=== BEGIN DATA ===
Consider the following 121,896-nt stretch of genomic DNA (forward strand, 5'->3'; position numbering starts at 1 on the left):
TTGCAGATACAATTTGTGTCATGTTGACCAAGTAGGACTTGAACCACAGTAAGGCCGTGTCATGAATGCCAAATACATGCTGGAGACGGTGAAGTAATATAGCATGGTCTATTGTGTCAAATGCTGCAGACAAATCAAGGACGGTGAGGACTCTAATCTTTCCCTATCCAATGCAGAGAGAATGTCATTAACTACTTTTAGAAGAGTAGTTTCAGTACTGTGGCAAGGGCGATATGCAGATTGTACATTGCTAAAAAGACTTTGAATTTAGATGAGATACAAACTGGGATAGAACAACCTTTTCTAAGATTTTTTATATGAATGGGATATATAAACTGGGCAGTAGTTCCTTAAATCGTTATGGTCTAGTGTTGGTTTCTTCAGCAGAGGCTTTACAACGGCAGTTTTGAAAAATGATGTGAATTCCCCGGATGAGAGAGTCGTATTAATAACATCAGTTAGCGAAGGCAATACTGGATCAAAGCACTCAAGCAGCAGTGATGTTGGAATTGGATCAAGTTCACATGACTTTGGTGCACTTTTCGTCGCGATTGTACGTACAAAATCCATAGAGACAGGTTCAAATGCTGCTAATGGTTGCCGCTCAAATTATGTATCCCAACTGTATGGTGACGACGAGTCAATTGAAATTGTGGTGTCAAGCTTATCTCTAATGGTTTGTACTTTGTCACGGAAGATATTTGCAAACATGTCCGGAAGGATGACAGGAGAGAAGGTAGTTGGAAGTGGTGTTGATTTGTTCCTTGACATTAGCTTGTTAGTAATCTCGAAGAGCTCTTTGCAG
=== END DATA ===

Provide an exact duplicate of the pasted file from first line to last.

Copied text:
Consider the following 121,896-nt stretch of genomic DNA (forward strand, 5'->3'; position numbering starts at 1 on the left):
TTGCAGATACAATTTGTGTCATGTTGACCAAGTAGGACTTGAACCACAGTAAGGCCGTGTCATGAATGCCAAATACATGCTGGAGACGGTGAAGTAATATAGCATGGTCTATTGTGTCAAATGCTGCAGACAAATCAAGGACGGTGAGGACTCTAATCTTTCCCTATCCAATGCAGAGAGAATGTCATTAACTACTTTTAGAAGAGTAGTTTCAGTACTGTGGCAAGGGCGATATGCAGATTGTACATTGCTAAAAAGACTTTGAATTTAGATGAGATACAAACTGGGATAGAACAACCTTTTCTAAGATTTTTTATATGAATGGGATATATAAACTGGGCAGTAGTTCCTTAAATCGTTATGGTCTAGTGTTGGTTTCTTCAGCAGAGGCTTTACAACGGCAGTTTTGAAAAATGATGTGAATTCCCCGGATGAGAGAGTCGTATTAATAACATCAGTTAGCGAAGGCAATACTGGATCAAAGCACTCAAGCAGCAGTGATGTTGGAATTGGATCAAGTTCACATGACTTTGGTGCACTTTTCGTCGCGATTGTACGTACAAAATCCATAGAGACAGGTTCAAATGCTGCTAATGGTTGCCGCTCAAATTATGTATCCCAACTGTATGGTGACGACGAGTCAATTGAAATTGTGGTGTCAAGCTTATCTCTAATGGTTTGTACTTTGTCACGGAAGATATTTGCAAACATGTCCGGAAGGATGACAGGAGAGAAGGTAGTTGGAAGTGGTGTTGATTTGTTCCTTGACATTAGCTTGTTAGTAATCTCGAAGAGCTCTTTGCAG